Much of the engineering design and construction community has been
introduced in some manner to Building Information Modeling—the process of
generating and managing computerized multi-dimensional models linked to
databases containing design specifications, schedules, and other documents
related to a construction project.
Virtual building, virtual design and construction, and integrated practice
are synonymous terms for this emerging technology that is trending toward being
the next-generation tool for project delivery. Regardless of terminology preference,
BIM’s mission is not to replace traditional or modern forms of project
delivery; rather, the process aims to dramatically increase productivity and
efficiency in the construction industry.
Although the academic origins of BIM can be traced back to the late 1970s,
it took more than decade for information modeling to achieve wider acceptance
in the building industry. BIM gained further ground in 2004 following the
release of a report entitled Cost Analysis of Inadequate Interoperability in
the U.S. Capital Facilities Industry. Published by the National Institute
of Standards and Technology, the report concluded that nearly $16 billion is
lost annually by the U.S.
construction industry due to inadequate interoperability, including the highly
fragmented structure of the industry itself, continued paper-based business
practices, lack of standardization, and inconsistent technology use among
project team members.
Today, adopted in principle by more than 20 construction industry
organizations, BIM overcomes many of the barriers cited in the NIST report.
Proponents tout it as a process that offers improved visualization, better
coordination of construction documents, and greater productivity due to easy
retrieval of information. Because BIM embeds and links vital data such as
suppliers of specific materials, location of details, and quantities required
for estimation and procurement, it also increases speed of delivery and reduces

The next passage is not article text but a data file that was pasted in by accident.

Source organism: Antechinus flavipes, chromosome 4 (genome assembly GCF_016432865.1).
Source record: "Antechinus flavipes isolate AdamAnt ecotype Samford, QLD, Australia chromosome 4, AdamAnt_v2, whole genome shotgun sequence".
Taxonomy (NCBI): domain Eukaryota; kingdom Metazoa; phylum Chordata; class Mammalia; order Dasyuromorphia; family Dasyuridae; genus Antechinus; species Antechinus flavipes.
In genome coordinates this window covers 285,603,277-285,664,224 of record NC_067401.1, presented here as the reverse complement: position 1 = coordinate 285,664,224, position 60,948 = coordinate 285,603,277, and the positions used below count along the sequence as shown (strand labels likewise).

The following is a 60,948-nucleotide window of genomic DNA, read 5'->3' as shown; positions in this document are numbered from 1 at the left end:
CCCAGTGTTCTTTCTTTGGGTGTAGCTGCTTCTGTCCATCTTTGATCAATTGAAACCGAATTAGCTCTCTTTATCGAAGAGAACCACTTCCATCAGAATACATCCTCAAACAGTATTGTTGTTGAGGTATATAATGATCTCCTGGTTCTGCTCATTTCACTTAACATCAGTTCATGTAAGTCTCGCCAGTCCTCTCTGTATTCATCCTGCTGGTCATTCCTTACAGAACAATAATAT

By its own nature, BIM represents a new approach in architectural and
engineering design. Digital representations of the actual components used to
construct a building can be created, and the quantities and shared properties
of materials can be extracted easily. Scopes of work can be isolated and
defined, and the systems, assemblies, and work sequences can be shown in a
relative scale within the entire project or just a group of facilities.
“BIM provides all parties involved on a project with shared, up-to-date
project data,” the Associated General Contractors points out, “subsequently
allowing for a richer design process, increased budget control through
predictions about the project’s construction process, and fewer surprises with
respect to potential design and scheduling conflicts among trades—long before
ground is even broken.”
AGC’s perspective is shared with Terry Cook, president of the Construction
Owners Association of America. “The challenge in the design and construction
process isn’t to expand our horizons but to fix the seams,” he says. “BIM is an
important conduit for information to flow from concept through design,
construction, operations, and back to concept for the next project.”
The structural steel industry has also demonstrated the viability of BIM in
today’s marketplace, according to the American Institute of Steel Construction.
“The accomplishment of vertical integration has motivated other specialty
contractors to begin the process of replicating these successes in their
vertical project supply chain,” AISC notes.
In an industry that can sometimes be slow to embrace change, what is the
future role of BIM in building documentation and project delivery?
The SmartMarket Report on Building Information Modeling: Transforming
Design and Construction to Achieve Greater Industry Productivity, published
by McGraw-Hill Construction in December 2008, found that BIM use on
construction projects is growing rapidly. In fact, 62% of users surveyed
indicated they would be using BIM on more than 30% of their projects in 2009.
The research findings also showed that 82% of those using BIM believe it is
having a very positive impact on their organizations’ productivity.
As part of its market summary, McGraw-Hill says BIM is being broadly
accepted by the construction industry, with more than 50% of each survey segment—architects,
engineers, contractors, and owners—utilizing the technology tools at moderate
levels or higher. Architects are the heaviest users of BIM; contractors are the
lightest users, although they expect to see the greatest rise in BIM use in the
future. Engineers see their BIM use increasing but not as much as that of other
project team members; owners expect to see moderate increases.
“This powerful trend points to an unstoppable wave of adoption and creative
implementation that will redefine project delivery and affect every company in
the construction industry,” the McGraw-Hill report contends.
[ return to top ]